It is essential to choose and purchase the book as early as possible so that teachers can read it and begin to choose activities. I try to choose books that have sequels, or the author/illustrator has published other books; do not have movies (difficult); have a beginning reader companion; have a Spanish version; include music, science, or language. I purchase as many sequels as possible so that the students (or teachers) can seamlessly move to the next. I try to have at least 5 of the next book, 3 of the 3rd, and 1 of the next few. Students love to read these throughout the year!

Creating excitement: We begin teasing the book in May. I create a bulletin board with the covers of past reads circling a blank cover with a question mark. During the last week of school, I give hints to the students (we have a morning Flag; this could be done over the loudspeaker). When we read The Trumpet of the Swan, one hint was, “The author of this book has won a Newbery Medal and a Laura Ingalls Wilder Medal.” The title is kept secret until the “Big Reveal.”

Timing and Introduction: Canterbury reads the book over 3 weeks. We launch the program the first full week of the school year, which allows teachers to focus on the OSOB without having to balance other curriculum reading. It also encourages parents to make reading every night a habit. On the first day of school, the Head of School receives a hardback copy (which will be given to the library), wrapped in brown paper. They are not allowed to unwrap it until the students get their copies the morning of The Big Reveal.

The Big Reveal is important! In past years we have had the PE teacher, wearing a helmet with mouse ears, deliver The Mouse and the Motorcycle on a scooter; a drone delivered a letter from our state Senator who was an astronaut when we read The Wonderful Flight to the Mushroom Planet; a video of faculty reading Fenway and Hattie with their own pets followed by a student delivering the book to the principal in a “moving van” (a decorated pedal truck).

Curriculum tie-ins and activities: Journaling in science class and Boston baked beans for lunch (The Trumpet of the Swan); building beds and cricket cages in STEAM/Art, fortune cookies, learning about opera (The Cricket in Times Square). I created vocabulary bookmarks for Dominic. It was very time-consuming but worth it. I laminated them and encouraged students to keep them to study for their college entrance exams! The music teacher has highlighted musical styles or artists mentioned in books (opera, jazz), and the art teacher has created projects based on themes.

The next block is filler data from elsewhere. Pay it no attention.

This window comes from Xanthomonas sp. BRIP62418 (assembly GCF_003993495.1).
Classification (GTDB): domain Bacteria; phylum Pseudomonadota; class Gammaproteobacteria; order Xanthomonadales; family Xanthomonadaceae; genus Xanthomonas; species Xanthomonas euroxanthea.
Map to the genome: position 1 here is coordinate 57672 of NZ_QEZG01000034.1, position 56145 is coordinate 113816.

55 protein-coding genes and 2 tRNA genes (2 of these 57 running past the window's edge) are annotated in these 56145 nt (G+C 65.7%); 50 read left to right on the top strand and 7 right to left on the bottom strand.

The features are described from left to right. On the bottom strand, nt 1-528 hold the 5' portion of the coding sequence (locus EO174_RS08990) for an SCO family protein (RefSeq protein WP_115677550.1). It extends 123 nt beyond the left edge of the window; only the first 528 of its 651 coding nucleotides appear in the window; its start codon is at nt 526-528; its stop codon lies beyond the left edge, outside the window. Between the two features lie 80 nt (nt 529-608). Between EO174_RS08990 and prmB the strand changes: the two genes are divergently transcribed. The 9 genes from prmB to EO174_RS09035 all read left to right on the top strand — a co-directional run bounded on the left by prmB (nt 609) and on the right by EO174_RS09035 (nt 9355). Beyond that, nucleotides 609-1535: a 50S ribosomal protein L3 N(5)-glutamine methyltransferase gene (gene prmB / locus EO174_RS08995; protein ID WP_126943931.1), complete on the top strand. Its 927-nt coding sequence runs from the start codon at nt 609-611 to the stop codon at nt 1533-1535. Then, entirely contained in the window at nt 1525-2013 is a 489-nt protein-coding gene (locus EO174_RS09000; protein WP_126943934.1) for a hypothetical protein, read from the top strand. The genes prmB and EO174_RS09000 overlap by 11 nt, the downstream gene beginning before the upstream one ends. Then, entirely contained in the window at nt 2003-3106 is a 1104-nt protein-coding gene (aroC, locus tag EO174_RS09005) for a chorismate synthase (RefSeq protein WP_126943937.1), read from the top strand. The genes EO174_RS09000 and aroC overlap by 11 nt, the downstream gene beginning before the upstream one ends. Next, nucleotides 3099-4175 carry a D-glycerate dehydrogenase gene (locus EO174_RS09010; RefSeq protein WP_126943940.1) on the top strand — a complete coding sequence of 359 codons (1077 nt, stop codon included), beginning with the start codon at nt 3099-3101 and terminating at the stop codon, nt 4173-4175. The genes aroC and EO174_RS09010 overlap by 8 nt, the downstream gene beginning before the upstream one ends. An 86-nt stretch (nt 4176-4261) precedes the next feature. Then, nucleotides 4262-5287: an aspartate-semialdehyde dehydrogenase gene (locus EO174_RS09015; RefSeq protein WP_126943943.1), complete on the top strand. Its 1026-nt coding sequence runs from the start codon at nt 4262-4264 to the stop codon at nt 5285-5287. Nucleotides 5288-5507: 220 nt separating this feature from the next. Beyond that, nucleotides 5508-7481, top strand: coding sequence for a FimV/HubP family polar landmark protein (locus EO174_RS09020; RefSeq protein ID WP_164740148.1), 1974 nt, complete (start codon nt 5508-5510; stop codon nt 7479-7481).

My job is to encourage teachers to think creatively, support them, and showcase their work. Many of the books lend themselves to lessons such as empathy or resilience – use the themed list provided or ask teachers for their thoughts.

I believe one of the decisions I made early on has been critical to student buy-in: there is to be NO testing on the book! Teachers may, for example, use the vocabulary, discuss themes, and incorporate geography into projects, but none of the work can count toward a grade. This constraint was the only area I had resistance from teachers, but after conversations about why, most – not all – have accommodated this request.

Family/student involvement: Along with the letters Read to Them provides, I send home a handout a week to parents, such as “Tips for Reading Out Loud to Young Students” and “Why Reading Out Loud to Older Students is Important.” Students are encouraged to create projects at home. They have created miniature school desks (The World According to Humphrey); a water horse built from a pumpkin base (The Water Horse); and paper dogs with knapsacks (Dominic). I encourage parents to send me pictures of the family reading together, which I post around the library. We do participate in the trivia program, with correct answers going into a basket from which I draw a winner from each grade level to get a trinket (bookmark, sticker, nothing big). Our head of school and other visitors or often-invisible staff (chaplain, reading, OT specialist) sometimes read the questions. Make the trivia easy on the teachers by providing pre-cut paper and a basket/baggie.

Wrap-Up: We read the last chapter together. One year we played the audio of The Trumpet of the Swan at a school assembly, but typically the teacher reads the last chapter in class. Every student receives a reading bracelet (purchased with book fair money the year before).

Be patient and kind to yourself! The program builds upon itself. Funding was difficult the first few years, but parents are now so enthused that they fundraise to pay for the books! It is easy to get overwhelmed and over plan; I think it is more important to have teachers and parents excited about a simple program than stressed about details in an elaborate one. Once they understand the power of this program, they will be volunteering to help! Good luck!